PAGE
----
Telbivudine, Tenofovir Prevent Mother-to-Infant HBV Transmission

Telbivudine, Tenofovir Prevent Mother-to-Infant HBV Transmission
Telbivudine, Tenofovir Prevent Mother-to-Infant HBV Transmission

BOSTON, MA—Use of telbivudine and tenofovir in middle-to-late pregnancy was equally effective in reducing mother-to-infant chronic hepatitis B virus (HBV) infection vertical transmission, a real world study in China reported at The Liver Meeting® 2016.

These prospective observational cohort data also showed that the treatments were well tolerated, noted Jinfeng Liu, MD, Department of Infectious Disease, Xi'an Jiaotong University, Xi'an, Shaanxi Province, China.

Dr. Liu and colleagues enrolled 711 pregnant women with chronic HBV undergoing routine consultations from January 2010 to January 2015. Of the women enrolled, 671 completed the 52-week study, with 671 live births.

Telbivudine (n=312) or tenofovir (n=223) was administrated from gestation week 24 or 28 until postpartum week 12. Some women received no treatment (n=136). The investigators assessed HBV load and titers of HBV markers every 4 weeks until 12 weeks postpartum.

“All infants received standard combined immunoprophylaxis after birth and were followed for up to 52 weeks,” Dr. Liu stated.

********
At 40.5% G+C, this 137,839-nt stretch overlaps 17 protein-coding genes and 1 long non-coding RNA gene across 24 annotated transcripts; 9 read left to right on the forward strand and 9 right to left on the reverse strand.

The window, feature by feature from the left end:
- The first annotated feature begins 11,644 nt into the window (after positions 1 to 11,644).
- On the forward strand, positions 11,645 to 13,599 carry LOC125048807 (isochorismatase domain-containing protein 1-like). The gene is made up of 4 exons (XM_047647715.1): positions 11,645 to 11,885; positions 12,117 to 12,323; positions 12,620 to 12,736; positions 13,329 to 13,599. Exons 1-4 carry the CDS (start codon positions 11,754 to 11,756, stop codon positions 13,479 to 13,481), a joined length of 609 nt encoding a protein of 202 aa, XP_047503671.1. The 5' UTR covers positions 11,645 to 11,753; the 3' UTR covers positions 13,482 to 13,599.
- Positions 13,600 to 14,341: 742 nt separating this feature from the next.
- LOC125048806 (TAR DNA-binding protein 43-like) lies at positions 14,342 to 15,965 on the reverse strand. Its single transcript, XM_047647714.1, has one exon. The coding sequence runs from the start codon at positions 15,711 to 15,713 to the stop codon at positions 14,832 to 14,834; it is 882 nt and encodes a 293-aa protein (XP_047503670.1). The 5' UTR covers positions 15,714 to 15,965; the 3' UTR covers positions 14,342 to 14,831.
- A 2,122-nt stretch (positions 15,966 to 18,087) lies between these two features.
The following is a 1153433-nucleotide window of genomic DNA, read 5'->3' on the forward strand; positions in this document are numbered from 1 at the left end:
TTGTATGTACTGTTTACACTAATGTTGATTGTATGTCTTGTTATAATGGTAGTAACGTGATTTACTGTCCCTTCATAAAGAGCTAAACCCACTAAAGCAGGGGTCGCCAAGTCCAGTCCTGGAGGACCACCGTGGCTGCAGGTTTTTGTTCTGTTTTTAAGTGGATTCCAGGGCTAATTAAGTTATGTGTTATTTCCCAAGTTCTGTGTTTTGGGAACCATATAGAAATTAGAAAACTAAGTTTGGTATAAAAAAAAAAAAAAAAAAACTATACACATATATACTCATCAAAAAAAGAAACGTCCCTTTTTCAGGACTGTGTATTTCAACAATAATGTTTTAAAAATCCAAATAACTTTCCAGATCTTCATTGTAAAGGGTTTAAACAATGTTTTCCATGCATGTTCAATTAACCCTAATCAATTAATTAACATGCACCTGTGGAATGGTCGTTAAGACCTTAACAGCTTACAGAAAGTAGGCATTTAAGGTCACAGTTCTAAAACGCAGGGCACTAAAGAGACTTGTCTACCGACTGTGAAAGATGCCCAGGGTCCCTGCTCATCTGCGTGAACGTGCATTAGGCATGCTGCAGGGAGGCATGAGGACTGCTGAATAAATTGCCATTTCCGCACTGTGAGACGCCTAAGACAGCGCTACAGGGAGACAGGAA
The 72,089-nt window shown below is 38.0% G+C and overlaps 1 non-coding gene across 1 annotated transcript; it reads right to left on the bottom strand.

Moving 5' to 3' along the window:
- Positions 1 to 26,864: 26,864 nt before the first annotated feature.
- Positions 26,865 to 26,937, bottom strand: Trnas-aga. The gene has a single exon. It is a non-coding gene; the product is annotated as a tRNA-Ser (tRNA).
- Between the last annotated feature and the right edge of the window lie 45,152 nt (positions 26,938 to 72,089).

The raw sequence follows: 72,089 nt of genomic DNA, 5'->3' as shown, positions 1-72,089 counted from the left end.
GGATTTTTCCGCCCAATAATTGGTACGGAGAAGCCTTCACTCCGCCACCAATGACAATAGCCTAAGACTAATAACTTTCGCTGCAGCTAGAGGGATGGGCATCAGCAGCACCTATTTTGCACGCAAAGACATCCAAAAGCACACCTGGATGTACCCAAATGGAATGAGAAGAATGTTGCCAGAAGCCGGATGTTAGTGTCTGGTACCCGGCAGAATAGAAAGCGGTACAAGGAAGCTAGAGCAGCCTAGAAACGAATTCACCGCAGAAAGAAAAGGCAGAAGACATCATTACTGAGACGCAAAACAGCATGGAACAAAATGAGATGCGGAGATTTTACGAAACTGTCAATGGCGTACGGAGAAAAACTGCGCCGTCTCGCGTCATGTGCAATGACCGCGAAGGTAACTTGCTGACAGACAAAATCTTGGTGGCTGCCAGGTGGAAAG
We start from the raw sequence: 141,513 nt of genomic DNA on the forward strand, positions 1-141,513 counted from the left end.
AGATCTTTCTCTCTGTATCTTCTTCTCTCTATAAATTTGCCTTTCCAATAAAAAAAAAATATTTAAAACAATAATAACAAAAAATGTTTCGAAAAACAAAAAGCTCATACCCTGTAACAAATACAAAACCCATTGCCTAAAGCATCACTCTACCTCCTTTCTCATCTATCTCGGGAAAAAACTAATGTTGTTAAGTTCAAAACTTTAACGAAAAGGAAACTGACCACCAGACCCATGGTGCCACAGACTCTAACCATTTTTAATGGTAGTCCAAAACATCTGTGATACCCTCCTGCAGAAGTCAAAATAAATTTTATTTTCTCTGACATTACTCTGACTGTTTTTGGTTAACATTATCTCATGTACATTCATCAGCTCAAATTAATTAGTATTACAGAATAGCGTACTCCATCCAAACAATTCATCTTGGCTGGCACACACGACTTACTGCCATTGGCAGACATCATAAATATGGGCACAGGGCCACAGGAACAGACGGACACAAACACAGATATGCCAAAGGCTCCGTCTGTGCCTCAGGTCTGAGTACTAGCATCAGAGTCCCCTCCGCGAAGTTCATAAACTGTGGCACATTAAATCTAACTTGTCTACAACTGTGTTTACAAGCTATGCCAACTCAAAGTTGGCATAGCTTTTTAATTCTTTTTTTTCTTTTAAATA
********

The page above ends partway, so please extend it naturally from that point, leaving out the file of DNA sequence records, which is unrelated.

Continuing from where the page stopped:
Telbivudine treatment resulted in a mean HBV DNA decline of 5.23 ± 2.08 log10IU/mL at delivery, comparable to tenofovir (5.18 ± 2.04, range 2.03–8.57 log10IU/mL).

At delivery, 159 of the 312 women who received telbivudine (51.0%) “displayed undetectable HBV DNA vs. 50.2% in the tenofovir treatment group,” they found.

A similar trend in decline in HBV virus was shown with both telbivudine and tenofovir treatment. Multivariate analysis indicated only HBsAg titer at baseline correlated with viral DNA decrease (P=0.015).

Alanine aminotransferase normalization was observed in 81.2% of telbivudine-treated women vs. 82.9% of tenofovir-treated women (χ2=0.078; P=0.781).

At Week 52, only one infant from a mother treated with telbivudine showed HBsAg(+).

An intent-to-treat analysis indicated significantly fewer infants in the telbivudine and tenofovir treatment groups (23 of 557) were HBsAg(+) compared to those who received no treatment (34 of 154), 4.13% (95% confidence interval [CI]: 2.33, 5.57) vs. 22.08% (95% CI: 15.45, 28.70; χ2=13.608; P<0.001).

No difference in HBsAg(+) rate was observed between infants from the telbivudine and tenofovir groups (4.01% vs. 4.29%; χ2=0.027, P=0.870).

Among infants in all 3 groups, congenital abnormalities and neonatal growth were comparable to the normal population.

The treatments were well tolerated; however, among women, a significantly higher rate of gastrointestinal symptoms was observed in the tenofovir group (χ =31.815, P<0.001). These results led the investigators to state more attention should be paid to mothers with digestive tract symptoms during tenofovir administration.

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